My Magic Carpet
The Flomenhaft Gallery is proud to present Siona Benjamin's newest and very inspired paintings, photographs and constructions, and with this exhibit we officially welcome her back from a four month trip to India on a Fulbright Fellowship.
Like Orpheus, Benjamin has traveled near and far both physically and emotionally before returning to Mumbai, where she was born. Growing up in India she was a member of the Jewish Bene Israel group that settled there at least nine generations ago. As a child she was pulled from her roots of necessity. She was educated in Catholic and Zoroastrian schools because they offered the best education. Ever since, hers has been a voyage of self discovery, to find a way most meaningful to her.
Benjamin attended art school in Mumbai, then came to study in America in 1986 where she received two masters degrees, one in painting and the other in theater design, before settling in Montclair, New Jersey. It is hardly surprising that she calls a series of works "Finding Home."
The centerpiece of our exhibit is Benjamin's "Magic Carpet." It represents the culmination of her pilgrimage from early childhood to the present day. It hints at a fable she loved as a child about a camel who on a cold night cleverly induces his Arab master to move out of his tent so that he could take his place and keep warm. In the Flomenhaft Gallery Benjamin has created a spectacular tent with a carpet woven in India based on one of her paintings. On the ceiling looms the camel.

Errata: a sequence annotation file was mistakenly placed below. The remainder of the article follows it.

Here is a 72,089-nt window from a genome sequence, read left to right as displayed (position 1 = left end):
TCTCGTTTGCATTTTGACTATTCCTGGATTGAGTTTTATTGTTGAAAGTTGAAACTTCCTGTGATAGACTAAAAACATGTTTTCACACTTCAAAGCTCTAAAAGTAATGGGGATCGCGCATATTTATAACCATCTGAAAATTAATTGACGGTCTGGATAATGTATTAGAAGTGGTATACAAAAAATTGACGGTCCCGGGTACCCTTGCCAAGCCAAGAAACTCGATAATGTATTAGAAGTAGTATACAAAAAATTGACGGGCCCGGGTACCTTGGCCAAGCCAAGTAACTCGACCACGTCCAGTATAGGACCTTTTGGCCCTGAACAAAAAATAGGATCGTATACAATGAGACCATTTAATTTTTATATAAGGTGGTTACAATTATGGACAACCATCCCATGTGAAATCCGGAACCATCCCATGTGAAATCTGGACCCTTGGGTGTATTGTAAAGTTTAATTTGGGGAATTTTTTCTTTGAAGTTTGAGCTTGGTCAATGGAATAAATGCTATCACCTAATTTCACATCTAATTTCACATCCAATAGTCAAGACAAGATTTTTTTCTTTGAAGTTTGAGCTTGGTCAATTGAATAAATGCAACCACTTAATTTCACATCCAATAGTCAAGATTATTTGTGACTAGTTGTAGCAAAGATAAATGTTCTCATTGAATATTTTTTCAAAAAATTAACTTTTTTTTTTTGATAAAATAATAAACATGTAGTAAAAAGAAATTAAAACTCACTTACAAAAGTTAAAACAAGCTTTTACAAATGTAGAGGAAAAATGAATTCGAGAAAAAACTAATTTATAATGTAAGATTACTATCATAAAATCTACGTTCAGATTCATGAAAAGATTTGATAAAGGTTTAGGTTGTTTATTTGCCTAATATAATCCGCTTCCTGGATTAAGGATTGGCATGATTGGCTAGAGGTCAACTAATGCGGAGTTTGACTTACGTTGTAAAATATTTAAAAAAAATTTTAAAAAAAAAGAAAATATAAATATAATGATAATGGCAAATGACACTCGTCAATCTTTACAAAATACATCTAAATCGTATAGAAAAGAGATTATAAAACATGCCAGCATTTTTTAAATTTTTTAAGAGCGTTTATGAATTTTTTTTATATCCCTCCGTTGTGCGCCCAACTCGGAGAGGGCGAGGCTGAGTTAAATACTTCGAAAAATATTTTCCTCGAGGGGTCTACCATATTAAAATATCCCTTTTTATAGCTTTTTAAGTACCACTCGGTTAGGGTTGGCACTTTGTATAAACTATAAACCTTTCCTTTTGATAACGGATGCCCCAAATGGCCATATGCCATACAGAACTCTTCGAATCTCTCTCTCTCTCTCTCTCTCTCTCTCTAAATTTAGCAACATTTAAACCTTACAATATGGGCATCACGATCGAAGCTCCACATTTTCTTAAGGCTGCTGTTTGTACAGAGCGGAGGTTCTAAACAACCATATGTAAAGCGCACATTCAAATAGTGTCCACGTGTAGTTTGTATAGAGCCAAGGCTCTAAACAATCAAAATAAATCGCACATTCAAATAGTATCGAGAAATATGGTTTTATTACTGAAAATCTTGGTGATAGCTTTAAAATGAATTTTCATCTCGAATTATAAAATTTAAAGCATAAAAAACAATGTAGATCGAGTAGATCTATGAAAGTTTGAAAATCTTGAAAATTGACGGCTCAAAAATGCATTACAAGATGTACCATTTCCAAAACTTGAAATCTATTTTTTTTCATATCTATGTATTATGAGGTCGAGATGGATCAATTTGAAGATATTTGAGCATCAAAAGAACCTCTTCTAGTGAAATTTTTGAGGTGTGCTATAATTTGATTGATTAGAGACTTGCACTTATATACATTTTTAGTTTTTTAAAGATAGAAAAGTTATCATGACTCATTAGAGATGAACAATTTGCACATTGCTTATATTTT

Cushions are strewn about to welcome guests, to make viewers comfortable and ready to share thoughts. Always interested in the plight of the outsider with whom she identifies, her tent installation opens up questions of who belongs in the tent/ or country/ or territory/ and who does not.
Another arresting work is based on her Fulbright Fellowship adventure. For the fellowship, she took photographs of about 60 Indian Jews from the Bene Israel community who remain in Mumbai and surrounding areas. She plans for a future show of this project which she will call "Faces: Weaving Indian Jewish Narratives." Benjamin will combine the photos she took with painting using memorabilia relevant to each individual. An example from this series will be ready for our exhibit, in addition to a montage of the portrait photos.
In all her paintings there is a unique congruence of ideas that issue directly from her voyage to self knowledge. Persian miniatures cohabit with Hebrew Midrash narratives that are happily united with Pop art.